Much has been and continues to be written about how and where people are receiving their “news.” This is all moving too fast for me to comment much more here but I will say this; technologies such as FaceBook, Twitter, Google and the other “social media” technologies offer many advantages and I use them all when and where applicable. I look into every new etool that comes along. Some I find useful, others not. One thing is for certain, your use of technology is not an option and one might only guess what new marvel will emerge. Be curious about it all because the next big thing could change your life. After a recent evening with a group of young technology wizards discussing this evolution, I was quietly relieved to hear them expressing their own dismay at how quickly the changes are indeed taking place so you are far from being alone in trying to get a handle on it all.
I must say, there’s often a disconnect between some of the younger masters of the technology and the effective use of the technology. While one may have the technical know-how, using it as an effective political tool is quite another matter. You will have to wait for my book to read about how it can all be made to work together like a fine swiss watch.
SUGGESTED REFERENCES ON THE ART OF MANAGING PUBLIC OPINION
The Century of The Self
View the acclaimed 4-hour documentary by filmmaker Adam Curtis, The Century of the Self, on YouTube HERE. Released in 2002, the series follows Sigmund Freud’s nephew, Edward Bernays’ creation of Public Relations and its international use by corporate and government from World War I in 1918, through Nazi Germany and World War II, and its evolution and application through the election of President William Jefferson Clinton in 1992. While the entire 4-hour series is poorly presented on YouTube, it’s available on DvD at Amazon and on some audio books. I highly recommend this modest investment if you are seriously interested in learning this craft and having a better understanding what powerful, albeit seemingly benign forces are working against us all on a daily basis.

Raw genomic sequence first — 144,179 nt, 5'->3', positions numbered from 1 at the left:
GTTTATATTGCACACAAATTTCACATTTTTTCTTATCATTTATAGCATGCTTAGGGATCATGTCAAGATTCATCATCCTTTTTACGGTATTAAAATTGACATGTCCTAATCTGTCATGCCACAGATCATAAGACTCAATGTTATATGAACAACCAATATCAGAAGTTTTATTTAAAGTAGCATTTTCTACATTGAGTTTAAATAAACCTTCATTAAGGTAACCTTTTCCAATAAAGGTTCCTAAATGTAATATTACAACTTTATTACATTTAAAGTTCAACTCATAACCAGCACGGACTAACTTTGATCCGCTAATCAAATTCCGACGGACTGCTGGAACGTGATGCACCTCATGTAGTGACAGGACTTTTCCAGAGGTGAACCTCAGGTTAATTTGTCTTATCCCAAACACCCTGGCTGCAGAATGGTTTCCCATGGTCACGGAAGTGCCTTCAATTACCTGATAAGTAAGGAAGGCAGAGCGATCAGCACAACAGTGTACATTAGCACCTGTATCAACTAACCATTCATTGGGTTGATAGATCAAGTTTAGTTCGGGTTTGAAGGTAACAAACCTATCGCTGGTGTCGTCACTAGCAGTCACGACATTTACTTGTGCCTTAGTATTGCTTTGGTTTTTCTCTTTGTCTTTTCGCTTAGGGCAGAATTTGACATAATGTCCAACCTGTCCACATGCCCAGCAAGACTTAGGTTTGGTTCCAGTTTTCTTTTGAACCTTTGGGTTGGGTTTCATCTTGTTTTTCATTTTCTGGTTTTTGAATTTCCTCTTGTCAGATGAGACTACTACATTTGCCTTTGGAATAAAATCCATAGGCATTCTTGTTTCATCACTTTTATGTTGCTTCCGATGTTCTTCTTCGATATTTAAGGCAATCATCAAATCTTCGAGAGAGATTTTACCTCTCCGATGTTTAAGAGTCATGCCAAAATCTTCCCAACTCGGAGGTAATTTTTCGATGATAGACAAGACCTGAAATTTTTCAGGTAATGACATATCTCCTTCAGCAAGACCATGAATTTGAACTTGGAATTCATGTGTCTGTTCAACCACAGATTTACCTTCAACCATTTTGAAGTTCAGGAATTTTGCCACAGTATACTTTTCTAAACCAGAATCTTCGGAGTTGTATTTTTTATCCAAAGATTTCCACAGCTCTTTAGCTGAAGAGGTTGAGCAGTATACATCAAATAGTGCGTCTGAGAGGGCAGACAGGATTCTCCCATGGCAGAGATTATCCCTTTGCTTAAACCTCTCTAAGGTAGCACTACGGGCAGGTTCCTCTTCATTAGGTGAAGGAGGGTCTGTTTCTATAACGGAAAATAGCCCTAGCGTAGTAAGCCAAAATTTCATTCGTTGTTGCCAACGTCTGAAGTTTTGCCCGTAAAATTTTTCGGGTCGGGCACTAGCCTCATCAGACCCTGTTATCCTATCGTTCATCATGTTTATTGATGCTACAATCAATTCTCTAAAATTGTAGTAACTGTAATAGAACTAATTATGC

1891 – March 9, 1995
The Father of Spin: Edward L. Bernays and The Birth of Public Relations
by Larry Tye
Henry Holt & Company
PR! A Social History of Spin
By Stuart Ewen
The Museum of Public Relations
The Museum of Public Relations was established in 1997 and “is the place to go to learn about how ideas are developed for industry, education, and government, and how they have been applied to successful public relations programs since the PR industry was born.”
Statesman & Political Philosopher
“No enterprise is more likely to succeed than one concealed from the enemy until it is ripe for execution.”
“The oldest military treatise in the world” Translated from Chinese By Lionel Giles, M.A.(1910)
Extraordinary Popular Delusions and the Madness of Crowds
by Charles MacKay
“Why do otherwise intelligent individuals form seething masses of idiocy when they engage in collective action? Why do financially sensible people jump lemming-like into hare-brained speculative frenzies–only to jump broker-like out of windows when their fantasies dissolve? We may think that the Great Crash of 1929, junk bonds of the ’80s, and over-valued high-tech stocks of the ’90s are peculiarly twentieth century aberrations, but Mackay’s classic–first published in 1841–shows that the madness and confusion of crowds knows no limits and has no temporal bounds. These are extraordinarily illuminating and entertaining tales of chicanery, greed and naïveté. Essential reading for any student of human nature or the transmission of ideas.”
The Crowd: A Study of the Popular Mind
Gustave Le Bon
THE MACMILLAN CO.
Courtesy of the Electronic Text Center, University of Virginia Library
“The following work is devoted to an account of the characteristics of crowds. The whole of the common characteristics with which heredity endows the individuals of a race constitute the genius of the race. When, however, a certain number of these individuals are gathered together in a crowd for purposes of action, observation proves that, from the mere fact of their being assembled, there results certain new psychological characteristics, which are added to the racial characteristics and differ from them at times to a very considerable degree. Organized crowds have always played an important part in the life of peoples, but this part has never been of such moment as at present. The substitution of the unconscious action of crowds for the conscious activity of individuals is one of the principal characteristics of the present age.” Read it on line HERE